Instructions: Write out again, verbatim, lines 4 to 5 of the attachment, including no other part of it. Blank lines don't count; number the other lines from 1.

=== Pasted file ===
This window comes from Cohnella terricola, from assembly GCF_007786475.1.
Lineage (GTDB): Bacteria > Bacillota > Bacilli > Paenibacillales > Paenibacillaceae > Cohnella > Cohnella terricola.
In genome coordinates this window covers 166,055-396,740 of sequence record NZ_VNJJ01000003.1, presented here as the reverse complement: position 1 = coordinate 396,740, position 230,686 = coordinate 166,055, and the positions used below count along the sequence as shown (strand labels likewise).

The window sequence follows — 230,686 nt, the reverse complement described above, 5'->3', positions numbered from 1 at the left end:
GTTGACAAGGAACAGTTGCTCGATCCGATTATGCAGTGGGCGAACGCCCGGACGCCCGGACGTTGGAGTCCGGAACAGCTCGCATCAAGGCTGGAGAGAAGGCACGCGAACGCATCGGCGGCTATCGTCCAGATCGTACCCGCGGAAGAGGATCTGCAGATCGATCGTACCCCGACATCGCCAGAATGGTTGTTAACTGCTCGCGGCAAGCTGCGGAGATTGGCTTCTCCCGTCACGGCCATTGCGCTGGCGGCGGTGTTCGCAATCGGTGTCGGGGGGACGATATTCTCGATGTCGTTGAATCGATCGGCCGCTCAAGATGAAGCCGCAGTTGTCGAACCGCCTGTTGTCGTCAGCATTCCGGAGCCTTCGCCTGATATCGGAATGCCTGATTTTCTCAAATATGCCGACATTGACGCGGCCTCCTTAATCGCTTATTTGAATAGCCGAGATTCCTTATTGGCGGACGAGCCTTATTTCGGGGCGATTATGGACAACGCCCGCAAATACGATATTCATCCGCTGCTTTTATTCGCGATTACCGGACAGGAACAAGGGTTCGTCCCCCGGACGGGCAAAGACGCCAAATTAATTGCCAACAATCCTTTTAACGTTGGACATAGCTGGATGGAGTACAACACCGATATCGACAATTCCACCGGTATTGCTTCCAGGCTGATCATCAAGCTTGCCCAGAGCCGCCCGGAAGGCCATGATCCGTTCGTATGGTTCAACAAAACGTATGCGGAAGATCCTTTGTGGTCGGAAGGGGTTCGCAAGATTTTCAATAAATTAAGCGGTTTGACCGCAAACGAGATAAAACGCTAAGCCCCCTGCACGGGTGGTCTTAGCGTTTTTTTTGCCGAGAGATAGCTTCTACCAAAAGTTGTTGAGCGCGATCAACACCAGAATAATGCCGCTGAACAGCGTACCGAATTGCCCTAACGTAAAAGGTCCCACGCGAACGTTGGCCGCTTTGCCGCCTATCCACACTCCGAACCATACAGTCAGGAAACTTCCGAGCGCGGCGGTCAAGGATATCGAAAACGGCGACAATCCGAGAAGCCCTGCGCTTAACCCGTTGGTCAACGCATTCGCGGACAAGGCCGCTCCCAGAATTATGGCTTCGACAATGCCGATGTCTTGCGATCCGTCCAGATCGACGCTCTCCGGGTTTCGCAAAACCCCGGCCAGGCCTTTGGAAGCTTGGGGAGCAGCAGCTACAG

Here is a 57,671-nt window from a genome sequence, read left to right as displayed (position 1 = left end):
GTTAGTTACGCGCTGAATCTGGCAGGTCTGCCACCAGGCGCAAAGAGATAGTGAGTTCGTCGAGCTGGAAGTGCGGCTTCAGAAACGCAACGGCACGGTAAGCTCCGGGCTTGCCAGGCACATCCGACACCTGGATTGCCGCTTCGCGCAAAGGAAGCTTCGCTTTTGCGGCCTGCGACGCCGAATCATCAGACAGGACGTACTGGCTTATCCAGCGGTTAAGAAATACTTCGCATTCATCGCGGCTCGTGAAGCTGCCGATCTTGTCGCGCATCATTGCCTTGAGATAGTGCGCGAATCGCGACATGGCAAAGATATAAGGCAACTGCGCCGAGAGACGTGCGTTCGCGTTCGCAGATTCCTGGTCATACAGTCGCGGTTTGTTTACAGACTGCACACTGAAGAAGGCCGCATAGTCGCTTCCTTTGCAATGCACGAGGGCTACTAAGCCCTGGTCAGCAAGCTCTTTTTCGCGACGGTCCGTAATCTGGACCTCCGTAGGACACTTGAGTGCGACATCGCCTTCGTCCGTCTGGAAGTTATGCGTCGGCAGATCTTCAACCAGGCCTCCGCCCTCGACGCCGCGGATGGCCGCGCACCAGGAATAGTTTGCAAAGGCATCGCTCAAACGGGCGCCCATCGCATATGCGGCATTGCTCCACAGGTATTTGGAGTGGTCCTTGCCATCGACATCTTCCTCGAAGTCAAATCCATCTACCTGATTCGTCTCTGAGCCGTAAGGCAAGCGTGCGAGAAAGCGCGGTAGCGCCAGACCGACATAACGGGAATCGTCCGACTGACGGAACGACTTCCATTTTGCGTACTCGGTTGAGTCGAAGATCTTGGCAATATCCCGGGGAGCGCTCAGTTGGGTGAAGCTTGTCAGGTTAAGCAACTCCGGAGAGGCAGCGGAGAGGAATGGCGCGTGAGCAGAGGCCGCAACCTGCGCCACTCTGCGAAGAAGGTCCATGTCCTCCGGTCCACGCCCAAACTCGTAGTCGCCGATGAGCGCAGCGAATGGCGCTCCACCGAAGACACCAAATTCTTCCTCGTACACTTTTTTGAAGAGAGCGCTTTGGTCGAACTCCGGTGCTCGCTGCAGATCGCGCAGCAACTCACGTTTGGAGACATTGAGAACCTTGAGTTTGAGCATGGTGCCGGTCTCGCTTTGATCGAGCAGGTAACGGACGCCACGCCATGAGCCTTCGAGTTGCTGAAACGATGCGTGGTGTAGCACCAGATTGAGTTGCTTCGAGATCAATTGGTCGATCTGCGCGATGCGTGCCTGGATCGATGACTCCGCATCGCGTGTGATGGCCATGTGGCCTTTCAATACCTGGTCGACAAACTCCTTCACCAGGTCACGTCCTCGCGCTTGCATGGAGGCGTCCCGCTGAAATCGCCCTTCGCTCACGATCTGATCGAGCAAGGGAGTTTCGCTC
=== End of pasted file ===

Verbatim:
The window sequence follows — 230,686 nt, the reverse complement described above, 5'->3', positions numbered from 1 at the left end:
GTTGACAAGGAACAGTTGCTCGATCCGATTATGCAGTGGGCGAACGCCCGGACGCCCGGACGTTGGAGTCCGGAACAGCTCGCATCAAGGCTGGAGAGAAGGCACGCGAACGCATCGGCGGCTATCGTCCAGATCGTACCCGCGGAAGAGGATCTGCAGATCGATCGTACCCCGACATCGCCAGAATGGTTGTTAACTGCTCGCGGCAAGCTGCGGAGATTGGCTTCTCCCGTCACGGCCATTGCGCTGGCGGCGGTGTTCGCAATCGGTGTCGGGGGGACGATATTCTCGATGTCGTTGAATCGATCGGCCGCTCAAGATGAAGCCGCAGTTGTCGAACCGCCTGTTGTCGTCAGCATTCCGGAGCCTTCGCCTGATATCGGAATGCCTGATTTTCTCAAATATGCCGACATTGACGCGGCCTCCTTAATCGCTTATTTGAATAGCCGAGATTCCTTATTGGCGGACGAGCCTTATTTCGGGGCGATTATGGACAACGCCCGCAAATACGATATTCATCCGCTGCTTTTATTCGCGATTACCGGACAGGAACAAGGGTTCGTCCCCCGGACGGGCAAAGACGCCAAATTAATTGCCAACAATCCTTTTAACGTTGGACATAGCTGGATGGAGTACAACACCGATATCGACAATTCCACCGGTATTGCTTCCAGGCTGATCATCAAGCTTGCCCAGAGCCGCCCGGAAGGCCATGATCCGTTCGTATGGTTCAACAAAACGTATGCGGAAGATCCTTTGTGGTCGGAAGGGGTTCGCAAGATTTTCAATAAATTAAGCGGTTTGACCGCAAACGAGATAAAACGCTAAGCCCCCTGCACGGGTGGTCTTAGCGTTTTTTTTGCCGAGAGATAGCTTCTACCAAAAGTTGTTGAGCGCGATCAACACCAGAATAATGCCGCTGAACAGCGTACCGAATTGCCCTAACGTAAAAGGTCCCACGCGAACGTTGGCCGCTTTGCCGCCTATCCACACTCCGAACCATACAGTCAGGAAACTTCCGAGCGCGGCGGTCAAGGATATCGAAAACGGCGACAATCCGAGAAGCCCTGCGCTTAACCCGTTGGTCAACGCATTCGCGGACAAGGCCGCTCCCAGAATTATGGCTTCGACAATGCCGATGTCTTGCGATCCGTCCAGATCGACGCTCTCCGGGTTTCGCAAAACCCCGGCCAGGCCTTTGGAAGCTTGGGGAGCAGCAGCTACAG